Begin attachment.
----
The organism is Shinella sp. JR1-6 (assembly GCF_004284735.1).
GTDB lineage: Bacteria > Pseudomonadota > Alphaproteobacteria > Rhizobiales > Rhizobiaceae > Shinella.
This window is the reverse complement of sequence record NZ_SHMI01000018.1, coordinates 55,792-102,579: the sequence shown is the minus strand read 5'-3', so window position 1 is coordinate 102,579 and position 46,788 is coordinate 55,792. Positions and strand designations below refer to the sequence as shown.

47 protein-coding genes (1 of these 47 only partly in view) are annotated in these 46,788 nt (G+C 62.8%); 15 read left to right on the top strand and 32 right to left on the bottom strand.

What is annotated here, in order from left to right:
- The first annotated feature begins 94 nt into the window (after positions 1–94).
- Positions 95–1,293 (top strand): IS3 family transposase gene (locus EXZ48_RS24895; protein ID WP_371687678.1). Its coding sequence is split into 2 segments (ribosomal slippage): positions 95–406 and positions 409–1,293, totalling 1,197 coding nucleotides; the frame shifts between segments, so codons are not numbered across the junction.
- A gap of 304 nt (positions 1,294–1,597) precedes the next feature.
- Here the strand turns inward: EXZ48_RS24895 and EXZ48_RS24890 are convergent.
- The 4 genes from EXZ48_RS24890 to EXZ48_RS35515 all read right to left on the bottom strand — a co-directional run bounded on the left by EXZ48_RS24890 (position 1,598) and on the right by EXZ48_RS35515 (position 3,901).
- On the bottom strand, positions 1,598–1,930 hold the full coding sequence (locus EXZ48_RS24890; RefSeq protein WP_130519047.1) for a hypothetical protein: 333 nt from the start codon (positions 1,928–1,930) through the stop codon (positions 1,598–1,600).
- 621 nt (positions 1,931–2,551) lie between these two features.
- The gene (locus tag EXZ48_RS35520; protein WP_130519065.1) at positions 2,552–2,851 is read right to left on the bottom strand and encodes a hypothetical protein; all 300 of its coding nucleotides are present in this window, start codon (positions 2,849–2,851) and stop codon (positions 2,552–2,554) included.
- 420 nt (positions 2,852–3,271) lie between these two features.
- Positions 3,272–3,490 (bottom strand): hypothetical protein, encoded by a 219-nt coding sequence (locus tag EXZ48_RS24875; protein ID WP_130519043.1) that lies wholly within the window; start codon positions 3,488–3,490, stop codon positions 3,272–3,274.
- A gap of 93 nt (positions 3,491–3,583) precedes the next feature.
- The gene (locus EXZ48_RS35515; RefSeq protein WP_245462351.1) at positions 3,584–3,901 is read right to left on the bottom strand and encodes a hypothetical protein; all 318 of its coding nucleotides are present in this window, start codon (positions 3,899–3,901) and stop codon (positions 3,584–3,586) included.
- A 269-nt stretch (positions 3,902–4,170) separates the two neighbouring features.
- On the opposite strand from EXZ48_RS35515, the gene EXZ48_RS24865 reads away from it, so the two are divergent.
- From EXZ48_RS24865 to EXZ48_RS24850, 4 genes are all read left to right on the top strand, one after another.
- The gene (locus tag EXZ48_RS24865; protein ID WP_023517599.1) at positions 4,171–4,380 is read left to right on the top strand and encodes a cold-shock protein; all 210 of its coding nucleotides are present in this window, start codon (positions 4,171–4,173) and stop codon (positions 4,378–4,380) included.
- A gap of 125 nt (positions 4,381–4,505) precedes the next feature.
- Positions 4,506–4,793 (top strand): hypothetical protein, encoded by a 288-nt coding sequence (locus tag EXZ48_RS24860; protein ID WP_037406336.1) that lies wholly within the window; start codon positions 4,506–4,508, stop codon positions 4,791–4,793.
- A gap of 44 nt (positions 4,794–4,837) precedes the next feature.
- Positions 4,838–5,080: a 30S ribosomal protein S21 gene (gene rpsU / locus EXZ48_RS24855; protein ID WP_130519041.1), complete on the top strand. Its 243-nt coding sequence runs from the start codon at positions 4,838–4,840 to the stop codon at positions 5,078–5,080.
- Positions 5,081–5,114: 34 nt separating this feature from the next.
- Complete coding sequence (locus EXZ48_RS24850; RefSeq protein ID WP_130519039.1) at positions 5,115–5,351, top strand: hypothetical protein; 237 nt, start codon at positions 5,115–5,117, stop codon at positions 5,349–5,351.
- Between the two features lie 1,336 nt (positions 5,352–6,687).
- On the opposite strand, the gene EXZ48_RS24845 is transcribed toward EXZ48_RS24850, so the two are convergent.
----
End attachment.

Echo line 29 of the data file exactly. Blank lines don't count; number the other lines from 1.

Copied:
- On the opposite strand, the gene EXZ48_RS24845 is transcribed toward EXZ48_RS24850, so the two are convergent.